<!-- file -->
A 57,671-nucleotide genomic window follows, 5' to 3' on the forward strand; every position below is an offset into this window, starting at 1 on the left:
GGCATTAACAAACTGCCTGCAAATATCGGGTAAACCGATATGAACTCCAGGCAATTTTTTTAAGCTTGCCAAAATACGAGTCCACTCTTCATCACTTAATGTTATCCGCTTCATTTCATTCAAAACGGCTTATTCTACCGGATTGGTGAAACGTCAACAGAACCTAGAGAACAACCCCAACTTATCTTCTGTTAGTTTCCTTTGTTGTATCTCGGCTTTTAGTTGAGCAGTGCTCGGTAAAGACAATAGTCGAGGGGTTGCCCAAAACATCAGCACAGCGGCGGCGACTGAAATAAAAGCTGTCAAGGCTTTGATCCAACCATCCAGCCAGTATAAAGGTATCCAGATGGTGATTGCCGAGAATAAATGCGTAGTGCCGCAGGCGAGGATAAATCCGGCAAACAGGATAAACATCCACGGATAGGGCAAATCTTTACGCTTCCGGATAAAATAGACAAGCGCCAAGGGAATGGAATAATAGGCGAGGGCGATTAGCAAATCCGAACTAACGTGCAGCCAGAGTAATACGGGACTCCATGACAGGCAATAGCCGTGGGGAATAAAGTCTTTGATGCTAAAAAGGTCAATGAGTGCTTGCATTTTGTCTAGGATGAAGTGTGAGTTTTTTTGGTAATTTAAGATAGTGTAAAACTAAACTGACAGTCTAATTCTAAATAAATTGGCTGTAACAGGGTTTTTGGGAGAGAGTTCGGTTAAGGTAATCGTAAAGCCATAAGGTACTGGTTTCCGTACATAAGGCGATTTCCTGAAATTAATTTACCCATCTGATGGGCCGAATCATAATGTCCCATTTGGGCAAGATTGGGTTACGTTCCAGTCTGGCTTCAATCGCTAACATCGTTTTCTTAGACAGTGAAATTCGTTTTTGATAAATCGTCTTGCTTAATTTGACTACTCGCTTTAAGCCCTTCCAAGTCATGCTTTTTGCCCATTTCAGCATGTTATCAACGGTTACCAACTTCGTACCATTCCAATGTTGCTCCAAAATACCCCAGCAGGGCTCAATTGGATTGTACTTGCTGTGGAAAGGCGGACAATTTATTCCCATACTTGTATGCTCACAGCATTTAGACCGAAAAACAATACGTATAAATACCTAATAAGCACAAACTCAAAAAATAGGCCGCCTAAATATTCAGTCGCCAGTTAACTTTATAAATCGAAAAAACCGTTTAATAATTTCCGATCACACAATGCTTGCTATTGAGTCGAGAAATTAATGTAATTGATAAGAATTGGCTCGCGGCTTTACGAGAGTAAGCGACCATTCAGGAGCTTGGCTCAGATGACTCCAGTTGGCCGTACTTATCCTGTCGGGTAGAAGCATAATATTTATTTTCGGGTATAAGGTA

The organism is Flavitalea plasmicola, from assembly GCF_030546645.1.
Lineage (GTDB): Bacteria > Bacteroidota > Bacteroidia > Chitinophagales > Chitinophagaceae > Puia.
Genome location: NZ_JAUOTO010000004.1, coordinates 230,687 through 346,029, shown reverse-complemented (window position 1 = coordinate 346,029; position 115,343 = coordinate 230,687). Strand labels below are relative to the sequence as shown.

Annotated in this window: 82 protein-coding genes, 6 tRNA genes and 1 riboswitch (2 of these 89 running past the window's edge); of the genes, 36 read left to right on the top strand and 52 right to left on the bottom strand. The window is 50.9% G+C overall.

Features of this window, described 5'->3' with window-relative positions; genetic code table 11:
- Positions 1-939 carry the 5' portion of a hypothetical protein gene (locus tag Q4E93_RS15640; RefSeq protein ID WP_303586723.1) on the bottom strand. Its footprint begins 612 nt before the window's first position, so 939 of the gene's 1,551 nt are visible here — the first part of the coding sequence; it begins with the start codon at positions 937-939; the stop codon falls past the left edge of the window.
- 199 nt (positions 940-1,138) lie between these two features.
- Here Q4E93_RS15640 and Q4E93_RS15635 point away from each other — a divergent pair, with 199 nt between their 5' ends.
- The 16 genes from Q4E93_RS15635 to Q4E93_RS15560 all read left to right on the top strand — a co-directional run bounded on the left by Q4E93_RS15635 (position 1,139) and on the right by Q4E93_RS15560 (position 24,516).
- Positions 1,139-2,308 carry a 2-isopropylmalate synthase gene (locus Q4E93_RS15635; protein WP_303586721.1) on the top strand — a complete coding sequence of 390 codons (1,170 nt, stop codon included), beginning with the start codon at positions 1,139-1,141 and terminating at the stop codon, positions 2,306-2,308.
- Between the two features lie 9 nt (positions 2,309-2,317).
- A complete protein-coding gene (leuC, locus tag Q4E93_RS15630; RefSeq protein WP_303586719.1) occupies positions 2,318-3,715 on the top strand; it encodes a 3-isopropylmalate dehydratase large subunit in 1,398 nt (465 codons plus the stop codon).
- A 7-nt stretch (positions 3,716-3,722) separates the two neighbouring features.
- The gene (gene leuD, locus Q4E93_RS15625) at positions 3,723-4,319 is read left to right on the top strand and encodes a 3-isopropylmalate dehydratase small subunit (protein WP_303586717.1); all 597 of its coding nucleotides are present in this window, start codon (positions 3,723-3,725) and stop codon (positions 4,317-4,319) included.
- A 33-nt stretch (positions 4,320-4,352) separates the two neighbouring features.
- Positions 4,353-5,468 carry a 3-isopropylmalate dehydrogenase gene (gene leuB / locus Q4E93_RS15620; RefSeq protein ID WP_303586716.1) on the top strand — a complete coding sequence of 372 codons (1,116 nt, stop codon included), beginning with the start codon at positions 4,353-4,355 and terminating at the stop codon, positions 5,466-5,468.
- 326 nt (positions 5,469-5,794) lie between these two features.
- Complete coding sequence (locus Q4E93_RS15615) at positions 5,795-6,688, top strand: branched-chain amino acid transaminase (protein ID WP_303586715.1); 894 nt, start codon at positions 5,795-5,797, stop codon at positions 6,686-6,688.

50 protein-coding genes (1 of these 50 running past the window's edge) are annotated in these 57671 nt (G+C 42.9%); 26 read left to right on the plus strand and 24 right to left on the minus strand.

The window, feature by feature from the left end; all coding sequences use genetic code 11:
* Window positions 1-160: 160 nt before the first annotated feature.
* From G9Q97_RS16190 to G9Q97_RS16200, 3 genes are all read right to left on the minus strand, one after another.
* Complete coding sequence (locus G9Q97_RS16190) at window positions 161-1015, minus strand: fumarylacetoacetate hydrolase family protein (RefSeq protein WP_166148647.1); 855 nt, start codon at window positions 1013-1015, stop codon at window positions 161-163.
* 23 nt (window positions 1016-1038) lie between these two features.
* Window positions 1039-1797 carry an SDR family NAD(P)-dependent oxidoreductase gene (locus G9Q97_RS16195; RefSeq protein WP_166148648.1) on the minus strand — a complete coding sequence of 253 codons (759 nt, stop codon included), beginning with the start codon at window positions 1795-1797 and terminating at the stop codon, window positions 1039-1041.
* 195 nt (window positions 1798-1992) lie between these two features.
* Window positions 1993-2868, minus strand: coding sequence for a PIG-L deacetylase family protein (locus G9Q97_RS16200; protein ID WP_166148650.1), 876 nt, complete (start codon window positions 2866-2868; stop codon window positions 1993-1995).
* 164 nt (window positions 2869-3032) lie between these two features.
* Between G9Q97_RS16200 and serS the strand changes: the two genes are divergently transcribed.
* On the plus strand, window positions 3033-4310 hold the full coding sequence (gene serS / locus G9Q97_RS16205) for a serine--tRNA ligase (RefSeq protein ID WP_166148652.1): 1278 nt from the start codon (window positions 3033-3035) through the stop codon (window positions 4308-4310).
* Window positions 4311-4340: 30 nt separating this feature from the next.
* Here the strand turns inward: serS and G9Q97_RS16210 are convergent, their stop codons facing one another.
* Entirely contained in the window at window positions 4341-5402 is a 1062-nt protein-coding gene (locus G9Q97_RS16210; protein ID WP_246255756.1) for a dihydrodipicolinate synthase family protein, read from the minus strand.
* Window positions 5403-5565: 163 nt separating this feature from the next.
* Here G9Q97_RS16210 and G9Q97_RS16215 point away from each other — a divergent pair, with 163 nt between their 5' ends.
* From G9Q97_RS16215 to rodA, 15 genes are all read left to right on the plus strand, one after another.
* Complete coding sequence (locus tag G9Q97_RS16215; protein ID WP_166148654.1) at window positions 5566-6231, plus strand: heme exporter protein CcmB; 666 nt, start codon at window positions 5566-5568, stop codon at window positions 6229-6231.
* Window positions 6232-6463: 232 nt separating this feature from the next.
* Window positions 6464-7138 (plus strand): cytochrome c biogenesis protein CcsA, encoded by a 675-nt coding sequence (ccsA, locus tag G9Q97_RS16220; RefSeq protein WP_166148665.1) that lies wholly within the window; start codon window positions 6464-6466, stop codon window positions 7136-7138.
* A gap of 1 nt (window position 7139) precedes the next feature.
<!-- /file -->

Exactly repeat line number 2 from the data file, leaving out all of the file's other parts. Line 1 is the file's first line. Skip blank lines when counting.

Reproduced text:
GGCATTAACAAACTGCCTGCAAATATCGGGTAAACCGATATGAACTCCAGGCAATTTTTTTAAGCTTGCCAAAATACGAGTCCACTCTTCATCACTTAATGTTATCCGCTTCATTTCATTCAAAACGGCTTATTCTACCGGATTGGTGAAACGTCAACAGAACCTAGAGAACAACCCCAACTTATCTTCTGTTAGTTTCCTTTGTTGTATCTCGGCTTTTAGTTGAGCAGTGCTCGGTAAAGACAATAGTCGAGGGGTTGCCCAAAACATCAGCACAGCGGCGGCGACTGAAATAAAAGCTGTCAAGGCTTTGATCCAACCATCCAGCCAGTATAAAGGTATCCAGATGGTGATTGCCGAGAATAAATGCGTAGTGCCGCAGGCGAGGATAAATCCGGCAAACAGGATAAACATCCACGGATAGGGCAAATCTTTACGCTTCCGGATAAAATAGACAAGCGCCAAGGGAATGGAATAATAGGCGAGGGCGATTAGCAAATCCGAACTAACGTGCAGCCAGAGTAATACGGGACTCCATGACAGGCAATAGCCGTGGGGAATAAAGTCTTTGATGCTAAAAAGGTCAATGAGTGCTTGCATTTTGTCTAGGATGAAGTGTGAGTTTTTTTGGTAATTTAAGATAGTGTAAAACTAAACTGACAGTCTAATTCTAAATAAATTGGCTGTAACAGGGTTTTTGGGAGAGAGTTCGGTTAAGGTAATCGTAAAGCCATAAGGTACTGGTTTCCGTACATAAGGCGATTTCCTGAAATTAATTTACCCATCTGATGGGCCGAATCATAATGTCCCATTTGGGCAAGATTGGGTTACGTTCCAGTCTGGCTTCAATCGCTAACATCGTTTTCTTAGACAGTGAAATTCGTTTTTGATAAATCGTCTTGCTTAATTTGACTACTCGCTTTAAGCCCTTCCAAGTCATGCTTTTTGCCCATTTCAGCATGTTATCAACGGTTACCAACTTCGTACCATTCCAATGTTGCTCCAAAATACCCCAGCAGGGCTCAATTGGATTGTACTTGCTGTGGAAAGGCGGACAATTTATTCCCATACTTGTATGCTCACAGCATTTAGACCGAAAAACAATACGTATAAATACCTAATAAGCACAAACTCAAAAAATAGGCCGCCTAAATATTCAGTCGCCAGTTAACTTTATAAATCGAAAAAACCGTTTAATAATTTCCGATCACACAATGCTTGCTATTGAGTCGAGAAATTAATGTAATTGATAAGAATTGGCTCGCGGCTTTACGAGAGTAAGCGACCATTCAGGAGCTTGGCTCAGATGACTCCAGTTGGCCGTACTTATCCTGTCGGGTAGAAGCATAATATTTATTTTCGGGTATAAGGTA